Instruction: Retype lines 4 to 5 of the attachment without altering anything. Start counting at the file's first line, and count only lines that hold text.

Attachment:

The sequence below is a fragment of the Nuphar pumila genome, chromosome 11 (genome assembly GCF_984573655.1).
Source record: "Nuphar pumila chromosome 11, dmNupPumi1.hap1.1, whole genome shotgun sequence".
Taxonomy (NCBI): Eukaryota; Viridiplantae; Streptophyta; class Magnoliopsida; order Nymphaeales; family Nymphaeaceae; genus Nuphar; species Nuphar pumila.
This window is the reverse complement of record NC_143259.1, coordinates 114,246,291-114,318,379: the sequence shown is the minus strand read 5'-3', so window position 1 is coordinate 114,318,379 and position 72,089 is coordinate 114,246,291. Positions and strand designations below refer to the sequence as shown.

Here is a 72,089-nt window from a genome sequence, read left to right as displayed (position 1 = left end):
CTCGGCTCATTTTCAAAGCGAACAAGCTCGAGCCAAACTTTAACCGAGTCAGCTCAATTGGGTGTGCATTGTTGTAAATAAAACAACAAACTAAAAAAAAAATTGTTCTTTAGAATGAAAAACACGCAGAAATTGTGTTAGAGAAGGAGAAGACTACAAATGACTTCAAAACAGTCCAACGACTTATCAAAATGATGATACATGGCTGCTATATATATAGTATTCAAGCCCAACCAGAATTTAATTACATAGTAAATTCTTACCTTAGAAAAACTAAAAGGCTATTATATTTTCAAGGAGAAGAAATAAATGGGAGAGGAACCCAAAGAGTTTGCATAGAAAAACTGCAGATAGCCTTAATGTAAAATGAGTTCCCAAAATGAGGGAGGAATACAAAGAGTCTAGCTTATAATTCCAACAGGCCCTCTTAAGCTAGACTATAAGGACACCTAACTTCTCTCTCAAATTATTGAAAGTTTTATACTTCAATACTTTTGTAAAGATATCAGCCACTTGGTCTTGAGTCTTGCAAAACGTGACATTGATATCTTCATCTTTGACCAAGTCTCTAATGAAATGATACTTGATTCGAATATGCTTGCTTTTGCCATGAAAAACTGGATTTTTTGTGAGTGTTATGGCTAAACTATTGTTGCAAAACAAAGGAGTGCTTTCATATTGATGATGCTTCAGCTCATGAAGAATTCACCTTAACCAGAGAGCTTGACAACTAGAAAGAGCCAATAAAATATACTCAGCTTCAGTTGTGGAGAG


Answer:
This window is the reverse complement of record NC_143259.1, coordinates 114,246,291-114,318,379: the sequence shown is the minus strand read 5'-3', so window position 1 is coordinate 114,318,379 and position 72,089 is coordinate 114,246,291. Positions and strand designations below refer to the sequence as shown.

Here is a 72,089-nt window from a genome sequence, read left to right as displayed (position 1 = left end):